Though summer is more than halfway over, it’s not too early to begin thinking about next summer. Of course, you don’t have to make any concrete plans at this point, but it can be useful to start brainstorming ideas early on and then narrow down your options as the months go by. Here are some bits and pieces of advice regarding academically-oriented summer programs, whether or not we think they’re worth it, and what you can do instead to stand out.

What are these college-sponsored summer programs I keep hearing about?

Many universities and colleges, including some Ivy League institutions, host summer sessions for high school students on their campuses. Sometimes–but not always–students can receive college credit for the work that they do during these camps. Sessions are typically oriented around a particular theme or subject area (i.e. pre-medical studies, humanities, languages, computer science and technology). A program will also usually include extracurricular excursions and events to acquaint participants with that particular campus and the surrounding town/city.

Are they worth the money? Will they help me get into the host school?

The short answer is no (to both). These programs can run several thousand dollars for only a few weeks, and participation alone won’t be a factor in admissions decisions. Though getting to know a faculty member at one of these programs and securing a letter of recommendation might tilt the odds slightly in your favor, it’s important to remember that there are no guarantees, even if you perform exceptionally well. Plus, there are other, proven ways to get close to faculty members–like securing an internship.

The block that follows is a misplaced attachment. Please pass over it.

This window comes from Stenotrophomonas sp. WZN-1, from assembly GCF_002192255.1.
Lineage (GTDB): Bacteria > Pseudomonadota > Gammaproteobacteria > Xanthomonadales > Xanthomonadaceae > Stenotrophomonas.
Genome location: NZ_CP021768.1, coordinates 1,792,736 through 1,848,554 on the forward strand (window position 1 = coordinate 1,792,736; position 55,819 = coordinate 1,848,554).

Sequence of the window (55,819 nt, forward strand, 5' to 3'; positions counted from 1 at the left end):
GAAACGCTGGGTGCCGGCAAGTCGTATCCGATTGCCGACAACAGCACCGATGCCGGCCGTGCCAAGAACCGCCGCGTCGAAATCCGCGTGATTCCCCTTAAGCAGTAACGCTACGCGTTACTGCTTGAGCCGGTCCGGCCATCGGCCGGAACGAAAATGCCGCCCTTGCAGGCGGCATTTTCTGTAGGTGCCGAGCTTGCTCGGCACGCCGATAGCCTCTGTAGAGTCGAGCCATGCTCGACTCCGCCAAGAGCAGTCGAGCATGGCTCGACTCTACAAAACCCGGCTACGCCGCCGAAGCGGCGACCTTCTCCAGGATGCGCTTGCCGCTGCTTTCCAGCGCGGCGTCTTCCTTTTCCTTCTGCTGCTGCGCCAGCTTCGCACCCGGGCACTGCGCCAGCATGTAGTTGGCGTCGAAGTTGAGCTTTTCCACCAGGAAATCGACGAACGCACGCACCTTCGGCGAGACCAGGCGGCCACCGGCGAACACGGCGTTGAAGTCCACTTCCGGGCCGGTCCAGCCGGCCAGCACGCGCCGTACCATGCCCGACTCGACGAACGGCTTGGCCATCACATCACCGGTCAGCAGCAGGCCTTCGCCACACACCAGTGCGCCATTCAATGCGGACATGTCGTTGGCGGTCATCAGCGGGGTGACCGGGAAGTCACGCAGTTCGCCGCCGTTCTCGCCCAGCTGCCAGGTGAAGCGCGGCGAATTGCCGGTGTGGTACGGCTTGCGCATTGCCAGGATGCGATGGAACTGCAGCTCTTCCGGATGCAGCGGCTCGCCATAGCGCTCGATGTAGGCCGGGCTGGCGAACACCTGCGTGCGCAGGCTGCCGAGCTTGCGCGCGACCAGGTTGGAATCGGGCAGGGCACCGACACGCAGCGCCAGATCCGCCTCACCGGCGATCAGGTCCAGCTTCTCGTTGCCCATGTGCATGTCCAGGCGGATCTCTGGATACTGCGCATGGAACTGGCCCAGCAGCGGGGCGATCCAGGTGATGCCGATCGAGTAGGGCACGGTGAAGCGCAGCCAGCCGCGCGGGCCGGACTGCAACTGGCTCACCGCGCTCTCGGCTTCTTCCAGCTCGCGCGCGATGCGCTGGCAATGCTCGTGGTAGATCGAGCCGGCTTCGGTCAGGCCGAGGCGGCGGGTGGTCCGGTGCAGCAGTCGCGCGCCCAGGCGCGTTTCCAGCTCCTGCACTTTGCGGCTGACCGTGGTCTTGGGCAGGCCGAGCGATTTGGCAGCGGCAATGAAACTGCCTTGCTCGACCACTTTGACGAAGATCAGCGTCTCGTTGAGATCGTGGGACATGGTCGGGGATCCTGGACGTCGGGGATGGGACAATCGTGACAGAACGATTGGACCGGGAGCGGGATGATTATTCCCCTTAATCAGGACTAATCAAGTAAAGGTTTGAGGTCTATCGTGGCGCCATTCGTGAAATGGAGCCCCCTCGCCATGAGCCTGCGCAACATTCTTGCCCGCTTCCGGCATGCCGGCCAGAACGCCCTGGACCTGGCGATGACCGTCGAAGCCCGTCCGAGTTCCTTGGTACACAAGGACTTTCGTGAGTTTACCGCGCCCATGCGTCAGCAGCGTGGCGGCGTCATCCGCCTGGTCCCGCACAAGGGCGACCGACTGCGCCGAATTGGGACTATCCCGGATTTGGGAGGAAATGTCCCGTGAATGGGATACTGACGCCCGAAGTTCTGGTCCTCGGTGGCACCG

What should I do instead?

We’ve mentioned that any programs you have to pay for won’t be particularly impressive to admissions committees, but the converse is also true: if a program is free to participants, then it stands a much greater chance of making an impact. Check out these reputable (and prestigious) programs below if you’re looking for ideas.

  • Telluride Association Summer Program (TASP)

TASP is an all-expenses-paid 6 week-long residential program for rising high school seniors. Students participate in a humanities seminar taught by college professors and engage in self-governance in order to build their community. The application consists of six essays; selected applicants will complete an interview. Applications are due in mid January.

Website: https://www.tellurideassociation.org/our-programs/high-school-students/summer-program-juniors-tasp/

  • Research Science Institute (RSI)

RSI is a free residential summer program for high school students held each summer at the Massachusetts Institute of Technology. Students are lead through the research process from start to finish and will work closely with professors in their field of interest. Recommended PSAT scores are a 740+ in math and a 700+ in reading. The application requires two letters of recommendation, a school transcript, and short essay responses.

Website: https://www.cee.org/apply-rsi

  • The Summer Science Program (SSP)

SSP is a residential program for rising high school seniors held at three universities across the U.S. (two programs in Astrophysics are held at UC-Boulder and New Mexico Tech, and one program in biochemistry is held at Purdue). Students work in project teams of 3 to conduct original research under the guidance and mentorship of college professors. Note: SSP requests that admitted applicants pay a program fee if they are able. If needed, full financial aid is available.

Website: https://summerscience.org/

When deciding how to spend your summer vacation, it’s important to think critically about all of the options available to you.  Assess in particular what you hope to gain from a prospective experience and how it might help you achieve your long-term goals. Remember though, the most important thing is to follow your passions. Go after what truly excites you, and the rest will come.

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